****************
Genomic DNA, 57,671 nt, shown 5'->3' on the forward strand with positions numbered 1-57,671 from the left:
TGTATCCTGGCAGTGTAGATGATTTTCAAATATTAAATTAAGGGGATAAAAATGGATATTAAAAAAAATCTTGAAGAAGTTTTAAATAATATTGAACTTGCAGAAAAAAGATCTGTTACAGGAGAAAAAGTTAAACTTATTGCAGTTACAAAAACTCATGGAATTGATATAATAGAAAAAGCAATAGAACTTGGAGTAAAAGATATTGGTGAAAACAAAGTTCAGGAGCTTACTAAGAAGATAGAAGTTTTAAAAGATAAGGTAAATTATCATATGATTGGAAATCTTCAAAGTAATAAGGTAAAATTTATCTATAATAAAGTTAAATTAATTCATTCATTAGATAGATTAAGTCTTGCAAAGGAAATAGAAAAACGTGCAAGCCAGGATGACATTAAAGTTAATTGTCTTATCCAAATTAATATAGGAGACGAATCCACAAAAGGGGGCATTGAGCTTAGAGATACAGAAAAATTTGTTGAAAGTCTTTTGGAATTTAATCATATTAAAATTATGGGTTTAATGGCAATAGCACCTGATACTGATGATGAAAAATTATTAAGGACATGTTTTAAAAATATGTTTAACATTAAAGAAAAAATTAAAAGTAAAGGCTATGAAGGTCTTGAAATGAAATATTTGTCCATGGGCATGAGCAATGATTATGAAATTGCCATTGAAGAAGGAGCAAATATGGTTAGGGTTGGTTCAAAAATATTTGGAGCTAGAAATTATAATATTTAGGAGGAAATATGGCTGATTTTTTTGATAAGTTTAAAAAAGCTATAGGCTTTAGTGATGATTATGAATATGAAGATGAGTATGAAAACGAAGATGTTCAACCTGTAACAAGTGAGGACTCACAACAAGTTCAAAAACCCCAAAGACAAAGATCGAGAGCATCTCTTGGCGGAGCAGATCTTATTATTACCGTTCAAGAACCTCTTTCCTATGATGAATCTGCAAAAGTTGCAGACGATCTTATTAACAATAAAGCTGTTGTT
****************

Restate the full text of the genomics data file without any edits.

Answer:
Genomic DNA, 57,671 nt, shown 5'->3' on the forward strand with positions numbered 1-57,671 from the left:
TGTATCCTGGCAGTGTAGATGATTTTCAAATATTAAATTAAGGGGATAAAAATGGATATTAAAAAAAATCTTGAAGAAGTTTTAAATAATATTGAACTTGCAGAAAAAAGATCTGTTACAGGAGAAAAAGTTAAACTTATTGCAGTTACAAAAACTCATGGAATTGATATAATAGAAAAAGCAATAGAACTTGGAGTAAAAGATATTGGTGAAAACAAAGTTCAGGAGCTTACTAAGAAGATAGAAGTTTTAAAAGATAAGGTAAATTATCATATGATTGGAAATCTTCAAAGTAATAAGGTAAAATTTATCTATAATAAAGTTAAATTAATTCATTCATTAGATAGATTAAGTCTTGCAAAGGAAATAGAAAAACGTGCAAGCCAGGATGACATTAAAGTTAATTGTCTTATCCAAATTAATATAGGAGACGAATCCACAAAAGGGGGCATTGAGCTTAGAGATACAGAAAAATTTGTTGAAAGTCTTTTGGAATTTAATCATATTAAAATTATGGGTTTAATGGCAATAGCACCTGATACTGATGATGAAAAATTATTAAGGACATGTTTTAAAAATATGTTTAACATTAAAGAAAAAATTAAAAGTAAAGGCTATGAAGGTCTTGAAATGAAATATTTGTCCATGGGCATGAGCAATGATTATGAAATTGCCATTGAAGAAGGAGCAAATATGGTTAGGGTTGGTTCAAAAATATTTGGAGCTAGAAATTATAATATTTAGGAGGAAATATGGCTGATTTTTTTGATAAGTTTAAAAAAGCTATAGGCTTTAGTGATGATTATGAATATGAAGATGAGTATGAAAACGAAGATGTTCAACCTGTAACAAGTGAGGACTCACAACAAGTTCAAAAACCCCAAAGACAAAGATCGAGAGCATCTCTTGGCGGAGCAGATCTTATTATTACCGTTCAAGAACCTCTTTCCTATGATGAATCTGCAAAAGTTGCAGACGATCTTATTAACAATAAAGCTGTTGTT